Five young New Yorkers throw their friend a going-away party the night that a monster the size of a skyscraper descends upon the city. Told from the point of view of their video camera, the film is a document of their attempt to survive the most surreal, horrifying event of their lives.
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Cloverfield Viral Marketing At It Again 5/4/2008 9:09 PM EDT
Some new Cloverfield 2 photos has surfaced on the internet this weekend, fueling the excitement of the much awaited sequel. Just as we thought that all the information that was being "leaked" was fading away, it seems that J.J. Abrams wanted to bring everything back to life again. The photos appear to be the baby alien/monsters gathering at the bottom of the ocean.... More>>
Cloverfield Theatrical Review
At this point,if you have been on the Internet the past year, its no surprise that there is a going away party for "Rob" and a monster attacks New York City. The first 20 minutes of the film are wasted with our cameraman "documenting" the farewell party of a character none of us at this point knows, or cares about. Once he arrives we learn of a troubled relationship with his ex who shows up at the party with a new beau to wish him a fond farewell. Boring dialog gets the viewer to almost the point of getting out and walking out of the theater then suddenly the big payoff occurs! That being exactly what we have all seen in the trailer.
Now we get the running, and the screaming, and the camera shaking. For some reason the group heads into the subway, then they decide to go save Rob's ex. They find her in a building, (leaning against another building?) and there is a big to do to save her, the army can't beat the monster, and we get fleeting glimpses of it until somehow they end up right underneath the monster who looks like some kind of giant man spider? And that is Cloverfield. No explanation of where it came from, what its motives are, or why we should care about the fate of these individuals. Cloverfield is over at a brisk pace and the end can come none too soon.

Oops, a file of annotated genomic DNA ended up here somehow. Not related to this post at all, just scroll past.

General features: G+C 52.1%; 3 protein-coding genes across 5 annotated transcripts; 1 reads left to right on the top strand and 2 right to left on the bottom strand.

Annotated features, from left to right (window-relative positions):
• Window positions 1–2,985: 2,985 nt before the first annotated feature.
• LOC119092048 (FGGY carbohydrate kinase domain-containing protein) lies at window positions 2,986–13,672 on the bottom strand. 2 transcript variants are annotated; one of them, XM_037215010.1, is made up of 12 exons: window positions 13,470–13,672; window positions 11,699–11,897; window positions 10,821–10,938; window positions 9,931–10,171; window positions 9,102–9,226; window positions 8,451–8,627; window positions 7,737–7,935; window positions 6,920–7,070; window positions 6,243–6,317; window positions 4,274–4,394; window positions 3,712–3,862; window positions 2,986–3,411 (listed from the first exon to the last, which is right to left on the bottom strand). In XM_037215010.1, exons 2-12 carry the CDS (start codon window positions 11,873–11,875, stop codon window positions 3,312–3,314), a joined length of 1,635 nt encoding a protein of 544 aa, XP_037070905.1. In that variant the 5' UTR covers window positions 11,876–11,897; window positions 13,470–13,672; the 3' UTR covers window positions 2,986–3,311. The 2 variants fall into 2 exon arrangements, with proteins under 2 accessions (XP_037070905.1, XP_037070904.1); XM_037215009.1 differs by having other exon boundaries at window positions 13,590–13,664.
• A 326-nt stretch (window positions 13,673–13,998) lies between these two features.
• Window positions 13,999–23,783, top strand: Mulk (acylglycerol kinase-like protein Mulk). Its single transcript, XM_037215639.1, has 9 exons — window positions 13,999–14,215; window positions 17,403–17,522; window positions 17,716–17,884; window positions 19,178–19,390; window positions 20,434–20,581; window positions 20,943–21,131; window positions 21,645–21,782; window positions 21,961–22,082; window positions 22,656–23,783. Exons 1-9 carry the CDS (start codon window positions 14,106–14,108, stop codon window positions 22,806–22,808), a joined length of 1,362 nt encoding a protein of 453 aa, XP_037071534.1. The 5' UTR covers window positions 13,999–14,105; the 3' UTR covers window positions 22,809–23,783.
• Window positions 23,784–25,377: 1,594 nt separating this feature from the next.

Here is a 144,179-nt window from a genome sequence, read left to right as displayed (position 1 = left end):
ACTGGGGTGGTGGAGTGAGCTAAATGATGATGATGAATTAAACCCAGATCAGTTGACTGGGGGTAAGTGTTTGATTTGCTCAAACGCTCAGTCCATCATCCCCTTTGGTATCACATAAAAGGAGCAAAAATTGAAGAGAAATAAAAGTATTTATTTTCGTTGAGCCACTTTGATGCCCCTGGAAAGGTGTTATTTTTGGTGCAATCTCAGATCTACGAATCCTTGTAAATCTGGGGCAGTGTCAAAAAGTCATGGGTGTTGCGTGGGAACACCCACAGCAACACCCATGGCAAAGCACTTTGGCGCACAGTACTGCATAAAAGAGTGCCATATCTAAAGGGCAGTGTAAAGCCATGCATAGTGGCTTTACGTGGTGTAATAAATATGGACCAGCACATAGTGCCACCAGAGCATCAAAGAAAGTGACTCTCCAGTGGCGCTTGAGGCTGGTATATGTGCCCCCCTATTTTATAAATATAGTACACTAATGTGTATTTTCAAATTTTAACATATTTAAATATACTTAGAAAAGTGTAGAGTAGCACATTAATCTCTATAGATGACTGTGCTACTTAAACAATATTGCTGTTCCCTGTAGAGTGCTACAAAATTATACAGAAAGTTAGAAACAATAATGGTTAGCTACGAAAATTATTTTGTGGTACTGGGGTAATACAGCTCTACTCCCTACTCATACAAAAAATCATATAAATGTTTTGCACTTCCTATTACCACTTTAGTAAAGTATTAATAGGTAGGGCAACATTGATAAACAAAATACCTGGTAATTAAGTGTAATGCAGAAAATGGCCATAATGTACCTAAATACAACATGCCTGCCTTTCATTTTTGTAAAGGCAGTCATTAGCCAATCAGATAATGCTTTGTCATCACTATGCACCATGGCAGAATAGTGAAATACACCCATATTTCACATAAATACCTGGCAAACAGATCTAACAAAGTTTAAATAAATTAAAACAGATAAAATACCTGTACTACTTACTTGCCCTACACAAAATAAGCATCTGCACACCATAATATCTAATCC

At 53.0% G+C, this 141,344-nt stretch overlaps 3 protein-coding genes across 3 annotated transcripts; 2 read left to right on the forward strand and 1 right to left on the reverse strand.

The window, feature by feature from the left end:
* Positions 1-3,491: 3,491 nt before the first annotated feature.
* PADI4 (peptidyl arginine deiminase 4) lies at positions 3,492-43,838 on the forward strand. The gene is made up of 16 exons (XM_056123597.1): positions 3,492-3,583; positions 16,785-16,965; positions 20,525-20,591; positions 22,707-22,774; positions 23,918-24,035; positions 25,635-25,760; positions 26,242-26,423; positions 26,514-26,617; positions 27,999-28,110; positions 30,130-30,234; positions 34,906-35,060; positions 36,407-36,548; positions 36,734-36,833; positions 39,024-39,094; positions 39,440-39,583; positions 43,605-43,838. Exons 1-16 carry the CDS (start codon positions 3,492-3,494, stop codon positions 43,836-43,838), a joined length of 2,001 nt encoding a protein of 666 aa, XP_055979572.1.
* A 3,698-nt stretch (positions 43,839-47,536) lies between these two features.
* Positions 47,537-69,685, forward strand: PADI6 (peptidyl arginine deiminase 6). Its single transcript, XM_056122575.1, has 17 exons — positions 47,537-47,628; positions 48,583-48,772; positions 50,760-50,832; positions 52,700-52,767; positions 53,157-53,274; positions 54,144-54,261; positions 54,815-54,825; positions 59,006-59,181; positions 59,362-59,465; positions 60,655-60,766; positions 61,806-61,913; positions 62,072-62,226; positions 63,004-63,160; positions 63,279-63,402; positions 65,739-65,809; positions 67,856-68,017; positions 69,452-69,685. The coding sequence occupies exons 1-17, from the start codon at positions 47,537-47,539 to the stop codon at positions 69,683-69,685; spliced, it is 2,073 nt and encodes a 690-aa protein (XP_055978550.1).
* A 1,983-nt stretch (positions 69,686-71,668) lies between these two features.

Now apparently the viewer is supposed to be so enthralled by the action on screen that they come home and research everything they can about "the monster" on the internet. And there is a plethora of "secrets" and information out there, both official and fan speculated. This kind of movie experience is great, and is certainly the future of entertainment being an "ongoing" and evolving experience. But the viewer is left simply not caring about a back story that should have been told on the screen. A big easter egg is that "something hits the water" in the last few moments of the film where we get a quick flashback to happier times for our protagonist and his ex, but so what?
The acting isn't bad. In this type of cinema verite (think COPS) style, the actors do come off as genuinely scared, concerned and real. The problem is with lack of any character development due to the pieces of buildings constantly being hurled at them, there is nothing to care about in terms of their fate. You could have thrown in 5 other main characters with a different life story and the movie would not have changed.
Cloverfield will appeal to the YouTube generation, used to quick, cheap thrills and bad camera work. It is never thought provoking, the monster is a let down, and there is no real reason to watch it again (or as the producers hope, stay involved in the viral marketing online). As easily as the monster "Flick"ed the head off the statue of liberty, this movie gets flicked DOWN to the worst disappointment of 2008 (so far).
-- Eric English
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